Well, the dream of 40-0 is dead. Good. That was a ridiculous expectation for a team this young and inexperienced.
But 39-1? That's more like it. Totally reasonable.
Which is why if Kentucky wants to hit that mark, they have some issues they need to take care of, and fast. Lucky for them, they've got me, and I've got the cure for what ails them.
Teams are already showing that they will be double and triple-teaming Julius Randle when he gets the ball in the post. As they should. He's terrifying.
That can work (see Michigan State's first half) or it can be futile (see Michigan State's second half). The point is it's happening. So how can the Cats make this work to their advantage?
Well, for one thing, they can start cutting through the lanes, relocating on the perimeter and finding space somewhere on the floor. Randle has shown the ability to distribute in traffic, so if he's going to draw extra defenders, his teammates need to be ready to do something with the ball as soon as he gets it to them.
As dominant as Randle has been, he's still got 15 turnovers in four games. He's still got a tendency to forget those triple-teams are on their way. Get open when he needs it, whether he realizes it in time or not.
Sure, it sounds simple enough. But I'm mostly talking to the two guys Kentucky is going to be relying on this year, not just for shooting threes, but for scoring in general.
In order to really make Calipari's dribble-drive system work, a team needs to have viable outside threats to kick to and keep a defense honest. Aaron Harrison and James Young need to be those guys. And right now they are shooting 30 percent and 25 percent from three, respectively.
Harrison finally went off against Robert Morris, going 4-of-7 from deep, but he was 2-of-13 prior to that, including an 0-of-5 performance against Michigan State.
Young kept Kentucky in the game against Michigan State in the first half, but ended up only 3-of-11 behind the arc for the game. Not great for the player John Calipari calls "the best shooter in the country." He especially needs to find his stroke as UK is going to rely on him heavily to shoulder the scoring load outside of Randle.
I'm not going to harp too much on Kentucky's defensive effort against Michigan State. That's a potential Final Four team and their players can make any team look bad on defense.
That being said, nothing showed UK's youth in that game quite like their effort on the defensive end. Twenty-one fast break points for the Spartans, most of them off regular rebounds and terrible transition defense. Basic one-on-one defense and defense around screens was also sloppy.
Calipari stresses defense and you know that he's banging this into his team's heads. But when he talked about having four months to get his defense right, fans can only hope he has them on a more accelerated schedule than that.
Just four games in, I would say we have a pretty good understanding of the part each guy on the team needs to play. We also know what they shouldn't be doing.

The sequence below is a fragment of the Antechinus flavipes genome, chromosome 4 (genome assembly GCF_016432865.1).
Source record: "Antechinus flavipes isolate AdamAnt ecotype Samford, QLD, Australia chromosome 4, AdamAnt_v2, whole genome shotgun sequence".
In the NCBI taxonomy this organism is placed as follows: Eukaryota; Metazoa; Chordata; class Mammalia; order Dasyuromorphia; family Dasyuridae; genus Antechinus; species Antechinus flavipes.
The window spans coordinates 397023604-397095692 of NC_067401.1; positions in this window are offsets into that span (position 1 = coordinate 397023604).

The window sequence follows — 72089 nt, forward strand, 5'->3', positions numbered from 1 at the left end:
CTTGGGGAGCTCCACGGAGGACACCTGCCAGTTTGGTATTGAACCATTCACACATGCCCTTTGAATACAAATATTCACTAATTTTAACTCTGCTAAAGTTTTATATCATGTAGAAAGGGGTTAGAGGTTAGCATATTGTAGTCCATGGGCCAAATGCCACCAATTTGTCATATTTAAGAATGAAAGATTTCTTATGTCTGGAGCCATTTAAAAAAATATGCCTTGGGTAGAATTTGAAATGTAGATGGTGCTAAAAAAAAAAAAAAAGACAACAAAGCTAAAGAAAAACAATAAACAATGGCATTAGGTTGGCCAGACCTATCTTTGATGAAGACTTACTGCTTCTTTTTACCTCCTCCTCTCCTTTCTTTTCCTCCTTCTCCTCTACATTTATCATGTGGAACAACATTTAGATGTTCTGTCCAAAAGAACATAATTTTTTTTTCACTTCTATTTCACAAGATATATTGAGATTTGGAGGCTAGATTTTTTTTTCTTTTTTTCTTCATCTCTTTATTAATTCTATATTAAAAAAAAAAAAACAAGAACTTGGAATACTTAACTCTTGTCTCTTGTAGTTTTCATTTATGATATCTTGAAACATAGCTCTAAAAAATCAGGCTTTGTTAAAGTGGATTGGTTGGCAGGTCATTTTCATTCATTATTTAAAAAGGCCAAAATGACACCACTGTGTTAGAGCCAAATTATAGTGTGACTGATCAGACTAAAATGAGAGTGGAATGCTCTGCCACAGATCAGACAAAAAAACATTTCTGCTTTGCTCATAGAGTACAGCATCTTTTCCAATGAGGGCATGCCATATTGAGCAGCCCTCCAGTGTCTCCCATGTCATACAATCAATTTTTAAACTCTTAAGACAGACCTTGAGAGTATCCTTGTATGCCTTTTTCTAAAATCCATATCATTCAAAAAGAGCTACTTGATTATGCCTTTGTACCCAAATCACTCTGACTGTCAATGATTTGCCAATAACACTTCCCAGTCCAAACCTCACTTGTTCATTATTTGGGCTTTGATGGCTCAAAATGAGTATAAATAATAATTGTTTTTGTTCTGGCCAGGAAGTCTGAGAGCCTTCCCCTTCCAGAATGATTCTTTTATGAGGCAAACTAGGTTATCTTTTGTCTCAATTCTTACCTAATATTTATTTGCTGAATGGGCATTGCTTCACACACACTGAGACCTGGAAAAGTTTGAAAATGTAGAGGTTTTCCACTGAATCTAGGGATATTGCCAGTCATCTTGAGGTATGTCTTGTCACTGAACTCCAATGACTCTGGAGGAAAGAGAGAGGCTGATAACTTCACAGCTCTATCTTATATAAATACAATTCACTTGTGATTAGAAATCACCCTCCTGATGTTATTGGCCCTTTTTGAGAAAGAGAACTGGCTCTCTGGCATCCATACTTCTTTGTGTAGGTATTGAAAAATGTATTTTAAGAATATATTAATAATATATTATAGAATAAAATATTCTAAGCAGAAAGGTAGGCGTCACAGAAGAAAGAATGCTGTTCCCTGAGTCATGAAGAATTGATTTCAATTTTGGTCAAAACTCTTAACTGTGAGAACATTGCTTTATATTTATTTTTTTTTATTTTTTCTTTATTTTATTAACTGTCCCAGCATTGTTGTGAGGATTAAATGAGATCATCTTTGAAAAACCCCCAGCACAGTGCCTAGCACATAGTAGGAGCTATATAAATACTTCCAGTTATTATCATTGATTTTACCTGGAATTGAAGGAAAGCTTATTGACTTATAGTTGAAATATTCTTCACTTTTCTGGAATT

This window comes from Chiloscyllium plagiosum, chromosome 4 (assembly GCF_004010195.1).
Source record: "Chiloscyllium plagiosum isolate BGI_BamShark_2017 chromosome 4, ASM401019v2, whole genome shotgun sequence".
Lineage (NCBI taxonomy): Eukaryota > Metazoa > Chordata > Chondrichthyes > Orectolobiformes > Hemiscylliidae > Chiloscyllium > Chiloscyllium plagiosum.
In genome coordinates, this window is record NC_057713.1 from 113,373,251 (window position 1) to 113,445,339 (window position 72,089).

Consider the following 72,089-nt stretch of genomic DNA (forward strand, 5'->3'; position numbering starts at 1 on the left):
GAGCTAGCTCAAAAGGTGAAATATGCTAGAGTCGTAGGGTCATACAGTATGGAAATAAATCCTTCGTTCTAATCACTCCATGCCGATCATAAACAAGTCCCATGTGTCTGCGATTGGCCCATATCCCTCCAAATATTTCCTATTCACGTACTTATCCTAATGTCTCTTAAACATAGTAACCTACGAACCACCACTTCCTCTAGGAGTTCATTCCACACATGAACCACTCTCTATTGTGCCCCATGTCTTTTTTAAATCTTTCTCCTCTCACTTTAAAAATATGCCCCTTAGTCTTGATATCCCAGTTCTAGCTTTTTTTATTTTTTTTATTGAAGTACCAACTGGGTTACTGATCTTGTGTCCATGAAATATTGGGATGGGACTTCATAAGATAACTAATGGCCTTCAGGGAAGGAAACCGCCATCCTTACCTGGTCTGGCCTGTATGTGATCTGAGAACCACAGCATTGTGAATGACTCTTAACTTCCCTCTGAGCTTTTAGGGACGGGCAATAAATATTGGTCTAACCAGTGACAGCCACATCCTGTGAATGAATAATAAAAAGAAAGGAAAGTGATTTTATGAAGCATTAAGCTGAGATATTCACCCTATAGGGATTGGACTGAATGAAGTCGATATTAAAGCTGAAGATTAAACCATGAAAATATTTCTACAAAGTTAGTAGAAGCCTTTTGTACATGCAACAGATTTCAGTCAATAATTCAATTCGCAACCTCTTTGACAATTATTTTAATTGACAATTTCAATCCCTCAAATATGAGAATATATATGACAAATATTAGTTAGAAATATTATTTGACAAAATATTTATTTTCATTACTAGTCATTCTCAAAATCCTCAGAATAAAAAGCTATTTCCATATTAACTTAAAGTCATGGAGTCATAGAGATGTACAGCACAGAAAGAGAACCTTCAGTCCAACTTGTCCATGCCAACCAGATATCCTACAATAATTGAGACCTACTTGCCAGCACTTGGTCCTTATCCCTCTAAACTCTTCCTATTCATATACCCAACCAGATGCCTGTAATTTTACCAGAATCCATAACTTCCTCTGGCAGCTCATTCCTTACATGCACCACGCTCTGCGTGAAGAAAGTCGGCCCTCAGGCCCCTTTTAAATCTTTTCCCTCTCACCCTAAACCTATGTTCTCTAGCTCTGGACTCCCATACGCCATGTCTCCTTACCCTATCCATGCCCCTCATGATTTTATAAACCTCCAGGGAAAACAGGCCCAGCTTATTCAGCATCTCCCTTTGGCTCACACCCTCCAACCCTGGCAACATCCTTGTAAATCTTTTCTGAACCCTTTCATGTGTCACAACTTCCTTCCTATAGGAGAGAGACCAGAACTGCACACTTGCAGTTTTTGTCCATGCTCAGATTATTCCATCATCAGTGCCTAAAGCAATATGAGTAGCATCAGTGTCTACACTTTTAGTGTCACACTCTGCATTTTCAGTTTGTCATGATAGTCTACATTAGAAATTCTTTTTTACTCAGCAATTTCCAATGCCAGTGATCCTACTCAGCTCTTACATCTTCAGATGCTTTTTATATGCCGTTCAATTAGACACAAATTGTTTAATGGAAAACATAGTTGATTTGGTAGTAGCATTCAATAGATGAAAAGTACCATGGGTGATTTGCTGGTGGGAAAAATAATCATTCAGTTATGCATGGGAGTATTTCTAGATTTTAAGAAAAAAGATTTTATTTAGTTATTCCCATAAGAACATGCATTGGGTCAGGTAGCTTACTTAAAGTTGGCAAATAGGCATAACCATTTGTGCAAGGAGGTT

For instance, Julius Randle, while perfectly capable of it, should not be trying to grab a rebound and take the ball the length of the court and score. Get the ball to a guard, post up strong and dominate from there.
Willie Cauley-Stein is an energy guy. He comes in the game and give you defense, rebounding, hustle, etc. He does not give you offense. Sure, he can finish an alley-oop, but please stop giving him the ball on the block and letting him make a move.
Andrew Harrison will run the offense and use his size to get in the lane and be strong with the ball. Aaron Harrison and James Young will be the scorers, guys to either hit a three or create their own offense.
Dakari Johnson rebounds and makes great post moves. He's not a great shot-blocker. He needs to stay in front of his man on defense and use his big body to keep them from getting close to the basket.
Marcus Lee should be taking notes from Cauley-Stein. He's an energy guy, although with better offense than WCS, but Kentucky needs his shot blocking and rebounding more than anything.
Alex Poythress is filling his role better than anyone. He knows he's not someone who creates offense. He's going to crash the boards, create havoc inside and use his athleticism while also knocking down open threes when the opportunity presents itself—although he needs to do better than 1-of-6.
I'll make you guys a deal. I'll remember you're all still incredibly young and still learning on the job as long as you do this.
I'm not going to lie, it's been fairly discouraging to see the body language of this team whenever they are facing any kind of adversity. I see a lot of hanging of heads, hands down on knees, quizzical looks towards the referee or bench.
We know it's not all going to be perfect right now. All we're asking is that you guys put the work in to improve and that you keep your heads up and not pout when things go wrong.
I know you're all new to this, but I'll let you in on a little secret as someone who has been out of college for a few years: Nobody really knows what they're doing. We're all just faking it until we actually do know what we're doing.
So even if you have to fake the maturity until it comes, fake it. But with the talent on this team, if you act like champions long enough, you just might be able to back that up come March.